Vegetables growing in a donation garden.

Vegetables growing in a donation garden. (ISU Extension Photo)

Food pantries in the state have been able to supply those in need with some vegetables this season there were grown by expert gardeners.

Iowa State University’s Susan DeBlieck, says the Extension Department’s Master Gardener program partnered with the research farms to create donation gardens.

“We partnered with our SNAP education staff to make funding available. Some of the funding available supported these donation gardens that were planted at seven of the Iowa State University research farms,” DeBlieck explains.

SNAP stands for Supplemental Nutrition Assistance Program, and DeBlieck says the Extension Education and Outreach Program provides education for low income families on how to prepare produce. The gardens were tended throughout the summer by Master Gardener volunteers who harvested seven-thousand pounds of vegetables.

“All of those pounds of produce have been donated to nearby food pantries and food banks,” according to DeBlieck “And these demonstration farms are located all across the state and are really helping to build food security in particularly in rural areas.” The gardens are located in Rock Rapids, Lewis, Kanawha, Ames, Nashua, Fruitland and Crawfordsville. The Iowa State Extension program has a long history of using demonstration gardens to help educate, and DeBlieck says this program fits in well with that tradition.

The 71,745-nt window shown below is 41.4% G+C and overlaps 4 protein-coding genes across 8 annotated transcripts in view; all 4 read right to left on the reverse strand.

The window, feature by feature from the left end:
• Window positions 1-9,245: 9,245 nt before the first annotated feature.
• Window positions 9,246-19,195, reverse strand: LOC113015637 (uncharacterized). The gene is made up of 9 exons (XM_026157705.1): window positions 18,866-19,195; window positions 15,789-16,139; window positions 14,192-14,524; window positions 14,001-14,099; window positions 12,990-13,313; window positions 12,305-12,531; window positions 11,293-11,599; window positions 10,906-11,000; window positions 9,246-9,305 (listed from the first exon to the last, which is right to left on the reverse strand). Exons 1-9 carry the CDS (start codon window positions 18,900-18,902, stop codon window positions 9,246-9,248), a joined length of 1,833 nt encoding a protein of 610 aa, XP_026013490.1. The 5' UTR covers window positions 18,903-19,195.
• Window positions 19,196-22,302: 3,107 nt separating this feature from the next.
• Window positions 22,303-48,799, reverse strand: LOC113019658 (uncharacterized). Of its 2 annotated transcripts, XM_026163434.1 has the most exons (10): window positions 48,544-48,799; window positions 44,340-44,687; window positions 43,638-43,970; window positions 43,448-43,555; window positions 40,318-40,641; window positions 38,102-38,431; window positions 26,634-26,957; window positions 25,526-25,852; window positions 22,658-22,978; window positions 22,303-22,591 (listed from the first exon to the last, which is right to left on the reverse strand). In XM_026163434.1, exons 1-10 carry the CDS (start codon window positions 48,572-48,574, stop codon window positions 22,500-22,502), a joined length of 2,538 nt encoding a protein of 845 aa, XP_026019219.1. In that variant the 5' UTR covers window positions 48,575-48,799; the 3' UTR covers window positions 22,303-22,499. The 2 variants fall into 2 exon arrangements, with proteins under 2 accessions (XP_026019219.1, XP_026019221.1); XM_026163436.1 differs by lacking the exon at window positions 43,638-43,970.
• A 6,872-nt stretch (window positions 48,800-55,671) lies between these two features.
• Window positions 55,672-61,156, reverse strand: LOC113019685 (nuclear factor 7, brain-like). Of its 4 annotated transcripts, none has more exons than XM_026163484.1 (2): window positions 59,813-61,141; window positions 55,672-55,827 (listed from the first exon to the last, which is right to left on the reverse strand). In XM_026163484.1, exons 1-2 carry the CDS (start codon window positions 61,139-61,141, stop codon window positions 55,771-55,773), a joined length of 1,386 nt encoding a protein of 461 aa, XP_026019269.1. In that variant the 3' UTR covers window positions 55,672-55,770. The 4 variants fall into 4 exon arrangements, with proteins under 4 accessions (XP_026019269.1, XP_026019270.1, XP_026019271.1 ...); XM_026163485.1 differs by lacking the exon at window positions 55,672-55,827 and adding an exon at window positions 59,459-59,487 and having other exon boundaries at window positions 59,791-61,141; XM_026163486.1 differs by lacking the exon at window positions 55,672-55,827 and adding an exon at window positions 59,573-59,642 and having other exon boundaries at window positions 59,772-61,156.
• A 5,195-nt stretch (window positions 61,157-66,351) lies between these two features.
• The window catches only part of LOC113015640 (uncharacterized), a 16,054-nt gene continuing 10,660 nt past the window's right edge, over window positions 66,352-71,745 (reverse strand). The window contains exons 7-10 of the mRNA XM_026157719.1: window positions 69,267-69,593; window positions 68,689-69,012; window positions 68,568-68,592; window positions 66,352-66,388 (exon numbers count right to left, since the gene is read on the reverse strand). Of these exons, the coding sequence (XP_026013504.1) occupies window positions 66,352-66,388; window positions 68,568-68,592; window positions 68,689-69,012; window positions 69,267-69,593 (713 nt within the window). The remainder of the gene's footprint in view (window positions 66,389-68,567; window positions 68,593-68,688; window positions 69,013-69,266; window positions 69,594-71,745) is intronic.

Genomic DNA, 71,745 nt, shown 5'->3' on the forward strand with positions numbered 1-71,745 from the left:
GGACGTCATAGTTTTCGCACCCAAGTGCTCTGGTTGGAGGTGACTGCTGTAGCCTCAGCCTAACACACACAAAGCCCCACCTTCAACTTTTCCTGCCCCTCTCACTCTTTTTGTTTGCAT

“I believe that those started in the 1970’s and since that time we’ve been demonstrating different types of crops and different types of growing methods,” DeBlieck explains. “And so we chose crops that are wanted by food pantries. They are foods that store well, are easy to grow in Iowa, and look good on a food pantry shelf.” She says many of the vegetable you probably grew in your own garden.

They are green beans, sweet potatoes, cabbage, green peppers, tomatoes, broccoli, potatoes, zucchini, beets, cantaloupe, garlic and carrots. The food banks and pantries are expected to benefit from the educational demonstrations at the gardens.

She says people who came out to the research farms got to learn about the things they could grow to donate to the local food pantry. You can find out more information about the demonstration programs and how you can become a Master Gardener online at: